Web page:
Shopping struggle: Chain retailers facing pressure from e-commerce

The Limited has closed three locations in the region. CONTRIBUTED
The Limited has closed three locations in the region. CONTRIBUTED

It seemed as if 2016 was the death knell of well-known retail stores that sprinkle the commercial developments in this region.

Macy's, Walmart, The Limited, Sears and Kmart were just a few of the major retailers to announce store closings last year.

Changes in shopper behaviors, online shopping and deep discounters have led to bankruptcies or brick-and-mortar closings for retailers. Many experts expect the closings to continue in 2017 as more people shop online.

In just the five days between Thanksgiving Day to Cyber Monday, consumers spent nearly $13 billion online in the U.S., according to Adobe Digital Insights.

Consumers account for 70 percent of U.S. economic activity, so retail spending is critical in fueling a stronger economy. Stronger growth is expected to translate into more hiring.

In the region, three locations of The Limited women’s clothing store were closed permanently the last week of December. Hoards of shoppers snagged 90 percent off deals on Limited merchandise at The Greene Town Center in Beavercreek and Tri-County Mall in Cincinnati following the announcement. The Limited at the Liberty Center further south closed quietly on Dec. 21.

Earlier in December, the company announced more than 240 employee lay-offs at its headquarters in a Columbus suburb. The company alerted the Ohio Department of Job and Family Services of the 248 layoffs at the New Albany offices.


Florida-based Sun Capital Partners has owned the specialty retailer since 2007, when the private equity firm bought the chain from L Brands.

The Limited, which did not return requests for comment, isn’t the only store to shut down several locations. Other stores, including American Eagle, The Children’s Place, Finish Line, Men’s Warehouse and Office Depot, have closed locations in recent years.

Back in May, Aeropostale sought Chapter 11 bankruptcy protection and announced the closure of 20 percent of its stores in North America, including eight in Ohio. The New York company said Wednesday that it is closing 113 of its 739 U.S. stores and all 41 locations in Canada. When the company announced the bankruptcy filing, its market capitalization had dropped to about $2 million.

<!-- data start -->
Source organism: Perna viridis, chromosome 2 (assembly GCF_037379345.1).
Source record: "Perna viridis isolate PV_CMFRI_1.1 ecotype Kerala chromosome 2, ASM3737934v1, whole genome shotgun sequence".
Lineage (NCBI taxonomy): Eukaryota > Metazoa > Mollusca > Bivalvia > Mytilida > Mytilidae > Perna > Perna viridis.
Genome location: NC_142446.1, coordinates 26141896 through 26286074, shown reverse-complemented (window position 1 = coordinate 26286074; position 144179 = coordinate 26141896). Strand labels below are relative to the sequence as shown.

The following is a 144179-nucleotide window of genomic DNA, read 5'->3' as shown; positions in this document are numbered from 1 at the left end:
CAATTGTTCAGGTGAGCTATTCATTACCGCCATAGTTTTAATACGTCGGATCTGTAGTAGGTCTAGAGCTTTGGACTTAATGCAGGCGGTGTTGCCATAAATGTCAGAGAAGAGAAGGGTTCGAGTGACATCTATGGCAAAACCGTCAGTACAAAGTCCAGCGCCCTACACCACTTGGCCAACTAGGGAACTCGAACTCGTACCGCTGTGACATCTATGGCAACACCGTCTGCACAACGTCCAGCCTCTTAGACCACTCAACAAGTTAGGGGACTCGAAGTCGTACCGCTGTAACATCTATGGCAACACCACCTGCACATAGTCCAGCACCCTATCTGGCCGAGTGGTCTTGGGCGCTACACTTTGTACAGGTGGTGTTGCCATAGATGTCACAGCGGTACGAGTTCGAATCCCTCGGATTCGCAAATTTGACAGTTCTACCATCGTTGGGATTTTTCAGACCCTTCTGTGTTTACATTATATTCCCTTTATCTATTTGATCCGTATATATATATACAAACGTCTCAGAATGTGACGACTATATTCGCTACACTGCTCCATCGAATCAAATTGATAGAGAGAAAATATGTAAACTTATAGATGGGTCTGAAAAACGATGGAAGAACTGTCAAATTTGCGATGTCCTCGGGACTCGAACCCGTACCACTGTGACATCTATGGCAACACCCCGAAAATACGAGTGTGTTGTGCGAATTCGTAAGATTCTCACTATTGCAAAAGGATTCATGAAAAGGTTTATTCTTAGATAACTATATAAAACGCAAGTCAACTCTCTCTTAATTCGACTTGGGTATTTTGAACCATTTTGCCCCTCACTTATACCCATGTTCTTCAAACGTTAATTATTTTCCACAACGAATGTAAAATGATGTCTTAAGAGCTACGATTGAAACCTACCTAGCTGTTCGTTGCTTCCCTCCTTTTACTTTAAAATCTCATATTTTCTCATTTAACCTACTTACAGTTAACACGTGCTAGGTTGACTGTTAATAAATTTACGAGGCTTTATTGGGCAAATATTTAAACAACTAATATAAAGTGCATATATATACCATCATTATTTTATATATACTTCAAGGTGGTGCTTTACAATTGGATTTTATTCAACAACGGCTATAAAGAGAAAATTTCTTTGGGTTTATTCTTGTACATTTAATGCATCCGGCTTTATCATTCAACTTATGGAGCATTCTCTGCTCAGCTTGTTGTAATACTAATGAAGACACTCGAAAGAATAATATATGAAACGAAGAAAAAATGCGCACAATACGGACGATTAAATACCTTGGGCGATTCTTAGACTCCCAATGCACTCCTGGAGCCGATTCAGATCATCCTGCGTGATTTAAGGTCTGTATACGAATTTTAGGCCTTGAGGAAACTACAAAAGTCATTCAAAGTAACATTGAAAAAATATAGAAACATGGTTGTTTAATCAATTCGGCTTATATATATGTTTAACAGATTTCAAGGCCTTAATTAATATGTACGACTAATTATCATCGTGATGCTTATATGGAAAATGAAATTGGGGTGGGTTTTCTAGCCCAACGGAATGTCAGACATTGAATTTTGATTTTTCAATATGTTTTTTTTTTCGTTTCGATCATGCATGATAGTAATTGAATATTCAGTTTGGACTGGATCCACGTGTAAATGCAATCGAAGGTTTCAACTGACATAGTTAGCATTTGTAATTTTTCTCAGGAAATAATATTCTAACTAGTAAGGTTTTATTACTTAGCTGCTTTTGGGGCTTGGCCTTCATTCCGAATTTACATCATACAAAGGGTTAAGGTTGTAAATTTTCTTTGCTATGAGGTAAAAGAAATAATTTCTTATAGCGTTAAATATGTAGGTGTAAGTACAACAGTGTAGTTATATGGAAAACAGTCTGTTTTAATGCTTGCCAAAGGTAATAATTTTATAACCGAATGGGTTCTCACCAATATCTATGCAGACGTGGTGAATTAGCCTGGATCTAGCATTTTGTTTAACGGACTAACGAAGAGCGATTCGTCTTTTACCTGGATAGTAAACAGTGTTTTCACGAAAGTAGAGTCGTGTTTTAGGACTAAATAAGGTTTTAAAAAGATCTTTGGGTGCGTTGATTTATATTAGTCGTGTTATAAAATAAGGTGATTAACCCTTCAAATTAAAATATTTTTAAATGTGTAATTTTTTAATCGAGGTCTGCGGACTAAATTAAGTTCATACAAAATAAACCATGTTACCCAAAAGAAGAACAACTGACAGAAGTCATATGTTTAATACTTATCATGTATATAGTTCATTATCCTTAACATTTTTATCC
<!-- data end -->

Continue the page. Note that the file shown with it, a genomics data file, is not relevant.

At least two Aeropostale stores closed in the Cincinnati region, and the location at the Dayton Mall is in the midst of a rebranding effort.

“Such closures will help stem the debtors’ significant cash burn, increase the debtors’ liquidity, and allow the debtors to focus their reorganization efforts around a smaller footprint of more profitable store,” the company said in a statement.

Retail Metrics president Ken Perkins said foot traffic is even waning at brick-and-mortar retailers during the holiday season. Despite less inventory, retailers are still offering major discounts but selling less product. And websites like Amazon are benefiting most from the shift to mobile and e-commerce shopping, Perkins told the website RetailDive.

“Shopping online is more convenient than ever before — while traveling, emailing or relaxing at home, we’re seeing consumers of all ages researching and shopping for online deals,” said Pam Goodfellow, principal analyst at Prosper Insights & Analytics.

But brick-and-mortar stores still have an important role to play as hubs for e-commerce shipments and places where customers can have face-to-face conversations with company representatives. Retailers can keep customers coming, especially millennials, by making shopping a destination experience.

“Retailers have to give people a reason to physically drive there,” said Jason Dorsey, a Millennials and Generation Z researcher for The Center for Generational Kinetics.


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• $13 billion spent online between Thanksgiving and Cyber Monday

Amazon had 36.9 percent of the online holiday sales in 2016.

80 percent of Kmart's stores have leases that expire in next five years.

50 percent of Abercrombie & Fitch's 745 U.S. leases will expire this year.

Source: Adobe Digital Insights, JLL

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